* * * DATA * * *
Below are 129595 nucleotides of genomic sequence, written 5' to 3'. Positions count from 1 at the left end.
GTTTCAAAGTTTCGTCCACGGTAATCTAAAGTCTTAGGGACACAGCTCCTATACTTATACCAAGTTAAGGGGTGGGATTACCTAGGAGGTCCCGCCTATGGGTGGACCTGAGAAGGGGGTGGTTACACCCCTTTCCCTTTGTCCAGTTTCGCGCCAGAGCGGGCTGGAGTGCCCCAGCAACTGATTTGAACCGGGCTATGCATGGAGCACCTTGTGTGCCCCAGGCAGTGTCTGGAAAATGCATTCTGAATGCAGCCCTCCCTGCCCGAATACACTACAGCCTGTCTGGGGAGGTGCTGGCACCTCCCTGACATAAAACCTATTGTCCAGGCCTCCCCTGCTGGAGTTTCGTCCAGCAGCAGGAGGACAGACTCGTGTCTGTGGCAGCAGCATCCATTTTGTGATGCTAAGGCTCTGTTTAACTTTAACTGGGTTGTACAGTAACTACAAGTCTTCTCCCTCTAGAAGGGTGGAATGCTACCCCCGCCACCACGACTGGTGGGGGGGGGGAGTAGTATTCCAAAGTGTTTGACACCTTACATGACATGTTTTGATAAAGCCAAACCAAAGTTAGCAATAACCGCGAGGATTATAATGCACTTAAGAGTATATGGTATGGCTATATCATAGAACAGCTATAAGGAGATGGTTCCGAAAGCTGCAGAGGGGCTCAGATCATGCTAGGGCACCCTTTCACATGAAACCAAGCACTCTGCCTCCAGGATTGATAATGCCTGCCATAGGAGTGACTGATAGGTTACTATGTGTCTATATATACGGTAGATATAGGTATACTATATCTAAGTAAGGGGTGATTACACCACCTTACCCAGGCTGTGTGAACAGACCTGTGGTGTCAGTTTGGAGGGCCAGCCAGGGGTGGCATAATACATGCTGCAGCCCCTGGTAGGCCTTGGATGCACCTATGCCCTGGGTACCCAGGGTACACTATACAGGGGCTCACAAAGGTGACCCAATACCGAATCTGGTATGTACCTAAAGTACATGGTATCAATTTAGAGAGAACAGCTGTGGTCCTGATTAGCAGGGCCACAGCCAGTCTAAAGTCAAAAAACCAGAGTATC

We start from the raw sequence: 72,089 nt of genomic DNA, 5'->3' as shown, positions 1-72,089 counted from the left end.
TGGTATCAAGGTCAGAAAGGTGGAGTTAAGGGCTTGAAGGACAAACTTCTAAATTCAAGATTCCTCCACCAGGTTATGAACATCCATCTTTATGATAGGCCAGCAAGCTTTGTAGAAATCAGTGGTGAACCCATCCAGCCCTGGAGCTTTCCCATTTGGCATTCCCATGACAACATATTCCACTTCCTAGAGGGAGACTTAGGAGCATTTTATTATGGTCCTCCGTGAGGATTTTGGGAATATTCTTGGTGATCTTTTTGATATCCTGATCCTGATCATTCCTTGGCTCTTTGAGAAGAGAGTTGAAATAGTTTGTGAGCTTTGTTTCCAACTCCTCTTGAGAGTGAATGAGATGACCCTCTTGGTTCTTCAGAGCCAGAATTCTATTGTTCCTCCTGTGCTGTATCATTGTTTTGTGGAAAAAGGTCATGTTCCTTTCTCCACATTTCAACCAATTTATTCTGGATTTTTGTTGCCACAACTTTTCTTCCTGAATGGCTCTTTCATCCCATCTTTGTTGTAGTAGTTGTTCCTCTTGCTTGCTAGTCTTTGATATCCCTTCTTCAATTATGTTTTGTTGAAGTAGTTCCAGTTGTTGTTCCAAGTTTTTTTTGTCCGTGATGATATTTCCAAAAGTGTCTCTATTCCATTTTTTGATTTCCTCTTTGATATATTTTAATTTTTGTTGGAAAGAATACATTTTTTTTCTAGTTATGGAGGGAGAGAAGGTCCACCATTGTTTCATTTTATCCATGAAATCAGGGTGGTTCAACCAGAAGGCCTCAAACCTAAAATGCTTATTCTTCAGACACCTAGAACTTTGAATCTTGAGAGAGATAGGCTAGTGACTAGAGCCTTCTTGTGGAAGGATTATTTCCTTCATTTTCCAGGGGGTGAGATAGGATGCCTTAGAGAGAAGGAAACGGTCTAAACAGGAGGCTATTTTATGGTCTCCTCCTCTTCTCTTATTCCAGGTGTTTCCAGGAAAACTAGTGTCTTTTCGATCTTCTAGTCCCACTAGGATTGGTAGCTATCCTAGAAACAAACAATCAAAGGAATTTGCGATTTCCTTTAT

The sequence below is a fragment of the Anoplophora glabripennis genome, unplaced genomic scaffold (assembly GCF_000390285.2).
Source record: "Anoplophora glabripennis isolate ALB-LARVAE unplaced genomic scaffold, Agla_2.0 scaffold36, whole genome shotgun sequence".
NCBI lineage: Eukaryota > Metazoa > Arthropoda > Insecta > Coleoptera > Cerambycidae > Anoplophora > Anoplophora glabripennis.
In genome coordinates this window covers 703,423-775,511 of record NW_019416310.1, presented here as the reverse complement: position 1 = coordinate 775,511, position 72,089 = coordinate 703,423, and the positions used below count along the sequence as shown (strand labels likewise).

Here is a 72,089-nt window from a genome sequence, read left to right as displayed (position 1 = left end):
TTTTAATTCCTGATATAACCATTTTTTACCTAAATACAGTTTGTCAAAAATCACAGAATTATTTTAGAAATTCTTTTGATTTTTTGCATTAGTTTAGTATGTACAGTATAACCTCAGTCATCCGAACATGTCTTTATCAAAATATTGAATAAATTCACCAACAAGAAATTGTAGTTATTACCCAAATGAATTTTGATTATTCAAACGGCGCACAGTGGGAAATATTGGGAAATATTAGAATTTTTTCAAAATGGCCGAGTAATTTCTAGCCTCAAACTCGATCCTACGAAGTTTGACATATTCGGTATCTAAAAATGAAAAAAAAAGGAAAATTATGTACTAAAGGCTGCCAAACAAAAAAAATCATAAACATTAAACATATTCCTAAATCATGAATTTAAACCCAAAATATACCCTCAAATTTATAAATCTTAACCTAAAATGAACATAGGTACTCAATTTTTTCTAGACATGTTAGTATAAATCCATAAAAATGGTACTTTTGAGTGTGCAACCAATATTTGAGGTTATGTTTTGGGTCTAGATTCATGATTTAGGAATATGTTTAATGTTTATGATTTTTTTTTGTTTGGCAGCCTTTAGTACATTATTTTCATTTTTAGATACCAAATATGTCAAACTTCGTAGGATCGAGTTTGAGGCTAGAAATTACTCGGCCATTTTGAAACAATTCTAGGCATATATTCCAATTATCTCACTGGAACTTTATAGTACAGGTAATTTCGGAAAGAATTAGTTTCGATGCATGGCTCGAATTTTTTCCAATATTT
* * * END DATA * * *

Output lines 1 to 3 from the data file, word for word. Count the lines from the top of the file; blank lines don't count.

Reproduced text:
Below are 129595 nucleotides of genomic sequence, written 5' to 3'. Positions count from 1 at the left end.
GTTTCAAAGTTTCGTCCACGGTAATCTAAAGTCTTAGGGACACAGCTCCTATACTTATACCAAGTTAAGGGGTGGGATTACCTAGGAGGTCCCGCCTATGGGTGGACCTGAGAAGGGGGTGGTTACACCCCTTTCCCTTTGTCCAGTTTCGCGCCAGAGCGGGCTGGAGTGCCCCAGCAACTGATTTGAACCGGGCTATGCATGGAGCACCTTGTGTGCCCCAGGCAGTGTCTGGAAAATGCATTCTGAATGCAGCCCTCCCTGCCCGAATACACTACAGCCTGTCTGGGGAGGTGCTGGCACCTCCCTGACATAAAACCTATTGTCCAGGCCTCCCCTGCTGGAGTTTCGTCCAGCAGCAGGAGGACAGACTCGTGTCTGTGGCAGCAGCATCCATTTTGTGATGCTAAGGCTCTGTTTAACTTTAACTGGGTTGTACAGTAACTACAAGTCTTCTCCCTCTAGAAGGGTGGAATGCTACCCCCGCCACCACGACTGGTGGGGGGGGGGAGTAGTATTCCAAAGTGTTTGACACCTTACATGACATGTTTTGATAAAGCCAAACCAAAGTTAGCAATAACCGCGAGGATTATAATGCACTTAAGAGTATATGGTATGGCTATATCATAGAACAGCTATAAGGAGATGGTTCCGAAAGCTGCAGAGGGGCTCAGATCATGCTAGGGCACCCTTTCACATGAAACCAAGCACTCTGCCTCCAGGATTGATAATGCCTGCCATAGGAGTGACTGATAGGTTACTATGTGTCTATATATACGGTAGATATAGGTATACTATATCTAAGTAAGGGGTGATTACACCACCTTACCCAGGCTGTGTGAACAGACCTGTGGTGTCAGTTTGGAGGGCCAGCCAGGGGTGGCATAATACATGCTGCAGCCCCTGGTAGGCCTTGGATGCACCTATGCCCTGGGTACCCAGGGTACACTATACAGGGGCTCACAAAGGTGACCCAATACCGAATCTGGTATGTACCTAAAGTACATGGTATCAATTTAGAGAGAACAGCTGTGGTCCTGATTAGCAGGGCCACAGCCAGTCTAAAGTCAAAAAACCAGAGTATC

We start from the raw sequence: 72,089 nt of genomic DNA, 5'->3' as shown, positions 1-72,089 counted from the left end.